Someone (probably Paul Ogden) last month sent me a link to an article by Robert Fulford in the National Post of Canada called, “Are Clichés the Achille’s Heel of Language?” He comes to no conclusion (some clichés are bad; others are OK) but it opened the door to a question I have long pondered: “Why do literary critics and grammarians write so much about clichés but never mention idioms?
What are most often called clichés are, in fact, idioms. For example, if you enter “cat” into the amateurish Cliche-Finder website, the following idioms are produced:
These are not clichés but idioms. An idiom is a phrase that is a metaphor of the meaning intended, as cats and dogs really means “heavily, intensely”, while skin a cat in the second example simple mean “do anything”. The entire phrase fly off the handle means “to get angry” while to climb the walls means “to be extremely frustrated”.
These are idioms, phrases that cannot be interpreted word for word and each is, in fact, treated as though it were a single word. Unlike actual words, idioms are stored in the right side of our brain, the side that does holistic thinking. Right-brain thought interprets the world in terms of whole things rather than breaking them down into their individual components for interpretation. That is how we process idioms: pretty much the same way as we process individual words.
Clichés are, as any good dictionary will tell you, trite, overused expressions like sprawling epic, minor quibble, penetrating insight, emotional roller-coaster, mentioned in Fulford’s article. These are not idioms with one meaning, but rather analyzable phrases comprising individual words bundled together. The problem with them is that they are overused when other word combinations are possible, combinations that express more subtle semantic variations.
Clichés are turns of phrase that were original when first used but which have subsequently become boring and wooden, if not stilted. They need to be replaced by fresher metaphors: a hurricane of emotions for emotional rollercoaster, a petty quibble for minor quibble, an eye-opening insight for penetrating insight (or something better).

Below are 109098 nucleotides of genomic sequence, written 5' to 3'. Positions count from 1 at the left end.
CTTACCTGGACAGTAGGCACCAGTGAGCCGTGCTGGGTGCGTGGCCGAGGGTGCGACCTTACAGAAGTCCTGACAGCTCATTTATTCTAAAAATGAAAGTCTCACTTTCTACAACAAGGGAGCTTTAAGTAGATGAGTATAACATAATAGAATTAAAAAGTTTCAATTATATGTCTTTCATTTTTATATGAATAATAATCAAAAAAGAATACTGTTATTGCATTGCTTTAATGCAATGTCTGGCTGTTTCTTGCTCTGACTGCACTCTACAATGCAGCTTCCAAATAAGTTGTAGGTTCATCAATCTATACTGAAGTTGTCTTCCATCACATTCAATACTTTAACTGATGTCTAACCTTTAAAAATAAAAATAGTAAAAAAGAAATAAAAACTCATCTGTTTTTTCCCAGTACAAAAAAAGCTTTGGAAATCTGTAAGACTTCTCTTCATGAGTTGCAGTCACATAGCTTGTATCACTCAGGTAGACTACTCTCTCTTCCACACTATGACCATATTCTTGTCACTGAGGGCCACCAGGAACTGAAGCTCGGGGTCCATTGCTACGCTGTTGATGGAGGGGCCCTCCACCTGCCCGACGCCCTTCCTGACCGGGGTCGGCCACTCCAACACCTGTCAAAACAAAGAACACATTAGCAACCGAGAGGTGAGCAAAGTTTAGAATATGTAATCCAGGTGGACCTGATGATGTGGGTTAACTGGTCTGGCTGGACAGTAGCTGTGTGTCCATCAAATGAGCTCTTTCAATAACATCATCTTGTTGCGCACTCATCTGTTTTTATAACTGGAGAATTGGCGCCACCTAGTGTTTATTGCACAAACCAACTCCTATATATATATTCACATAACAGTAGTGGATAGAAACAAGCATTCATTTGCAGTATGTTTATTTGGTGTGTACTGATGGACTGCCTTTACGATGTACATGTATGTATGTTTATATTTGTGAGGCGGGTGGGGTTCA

We could just as well say, expansive epic, broad epic, awkwardly oversized epic, and so on. In each case the phrase’s meaning is changed only by the meaning of the replacement adjective while the meaning of epic remains unchanged. By making such changes in different contexts, however, we achieve a higher level of subtlely and expressiveness.
We do not have this flexibility with idioms. We cannot adjust “fly off the handle” to “fly off the frying pan” or “leap off the handle” and still retain the reference to losing our temper. Unike those of the cliché, the meanings of idioms are tamper-proof.
All we can do to eliminate repetitious idioms from our speech and writing is to avoid them altogether. But avoiding idioms renders language lifeless and academic if not lexically prudish. Idioms are the curve balls of language that shape its character.
We have a separate category of jokes based on the potential literal interpretation of idioms (The flies in our kitchen are so frustrated they are climbing the walls). We play with them every day in other ways, as well. Idioms are, in fact, unavoidable in any written or spoken language that is alive. Long live idioms!